The space for countries to tailor their policies to particular histories, contexts, and institutional structures, recognized at Bretton Woods, was replaced with a one-size-fits-all agenda of so-called “sensible economic policies”. The rapid ascent of financial interests eroded the checks and balances that had previously helped to constrain the more destructive impulses of market forces and channeled their more creative impulses into the kind of productive activities needed for long-term growth. Instead, it encouraged increasingly concentrated forms of market power, shorter investment horizons, and rent-seeking behavior by banks and businesses.
The collapse of the Bretton Woods system and the derailing of progressive alternatives paved the way for a new international financial and economic order built on the free movement of capital and a strong ideological faith in the inherent efficiency and stability of markets. Whilst its champions have declared an era of “great moderation”, the reality has been one of persistent instability and rising insecurity characterized by speculative trading, boom and bust cycles, and extreme levels of inequality, in developed and developing countries alike.
In the face of these centrifugal forces, the glue holding the system together has been the explosion of private debt along with a pandora’s box of new financial instruments which promised to enhance market flexibility, ensure the smooth management of debt accumulation, and boost stability (Greenspan 2005). The emergence of this lightly regulated and privatized credit system has, instead, allowed the financial sector to transact more and more with itself, creating a complex network of closely interconnected debtor–creditor relations that harbor dangerous levels of fragility and cannot easily be re-engineered for productive investments (private or public) without a fundamental reorganization of the financial system.
Recurrent banking and financial crises have become endemic in developing countries, linked to sudden surges and stops in capital flows. The end of the boom cycle has not only pushed millions back into poverty but left behind large debt overhangs that delay the recovery of the real economy, sometimes for decades. When this cycle was repeated in the advanced countries, the consequences were global.
The response to the global financial crisis of 2008, despite bold pronouncements at the time, failed to rein in the unchecked power of footloose capital and undertake the required reforms to the international financial architecture, particularly with respect to managing sovereign debt. A decade on, the Covid-19 pandemic caused the largest global recession since the end of World War Two and further exposed and intensified the inequities and fragilities of the hyperglobalized world that emerged from the ashes of the Bretton Woods system. It has again demonstrated the incapacity of a liberalized international governance architecture to respond to a global crisis with effective, coordinated, and inclusive global policy and action. If the recovery from the pandemic is to avoid stretching the economic gaps within and across countries to political breaking point, as well as to bring us back from the brink of a climate catastrophe, big changes to that architecture will be needed.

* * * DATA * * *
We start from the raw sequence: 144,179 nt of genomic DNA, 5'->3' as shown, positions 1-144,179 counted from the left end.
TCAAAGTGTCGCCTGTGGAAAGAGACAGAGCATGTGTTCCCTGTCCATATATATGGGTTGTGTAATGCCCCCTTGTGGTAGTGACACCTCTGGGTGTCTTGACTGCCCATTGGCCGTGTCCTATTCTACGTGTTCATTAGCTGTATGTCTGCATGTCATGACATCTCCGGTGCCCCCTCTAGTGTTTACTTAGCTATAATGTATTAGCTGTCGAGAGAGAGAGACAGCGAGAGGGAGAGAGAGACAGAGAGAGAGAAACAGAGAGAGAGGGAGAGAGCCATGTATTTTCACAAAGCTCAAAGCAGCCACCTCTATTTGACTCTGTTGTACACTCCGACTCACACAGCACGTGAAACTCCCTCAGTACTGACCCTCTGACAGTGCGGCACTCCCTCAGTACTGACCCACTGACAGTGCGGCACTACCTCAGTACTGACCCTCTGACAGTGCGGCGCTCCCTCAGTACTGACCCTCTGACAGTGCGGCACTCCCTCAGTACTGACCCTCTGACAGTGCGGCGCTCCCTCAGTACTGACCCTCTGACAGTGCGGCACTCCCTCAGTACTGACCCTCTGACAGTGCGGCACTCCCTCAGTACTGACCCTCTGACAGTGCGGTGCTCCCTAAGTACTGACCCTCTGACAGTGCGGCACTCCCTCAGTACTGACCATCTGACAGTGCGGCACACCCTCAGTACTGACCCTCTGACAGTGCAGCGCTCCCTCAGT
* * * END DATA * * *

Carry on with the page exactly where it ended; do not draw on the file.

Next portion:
Much like the 1970s, a combination of slower growth, economic shocks and political polarization has translated into a crisis of hegemonic leadership at the international level. And like then, geo-political tensions, energy security and the dollarized financial system are at the centre of that crisis. However, progressives in developed countries have, to date, struggled to find a successful reform narrative that links their, albeit limited, political successes at the local level and a growing intergenerational movement around environmental issues to a truly international vision. The concept of a green new deal harbours that possibility but it remains work in progress.
The kind of political solidarity in the South that underpinned the push for a NIEO is also missing. Still, there are a growing number of initiatives that challenge the dominant institutions and ideas that emerged with hyperglobalization: the New Development Bank and the Common Reserve Arrangement launched by the BRICS, China`s Belt and Road Initiative and India’s Solar Alliance, and the developing country coalition at the WTO pushing for a TRIPS waiver in response to the pandemic.
Today’s world can appear bewilderingly complex and deeply interdependent. But in truth, people everywhere desire much the same things: a decent job, a secure home, a safe environment, a better future for their children, and a government that listens and responds to their concerns. They want a different deal from that offered by the sirens of free trade and footloose capital. A new new international economic order is urgently needed.
Kevin Gallagher is the Professor of Global Development Policy at Boston University’s Frederick S. Pardee School of Global Studies and Director of the Global Development Policy Center (GDP Center).
Richard Kozul-Wright is the Director of the Division on Globalization and Development Strategies at the United Nations Conference on Trade and Development.
Photo: Bretton Woods Conference, 1944, UN Photo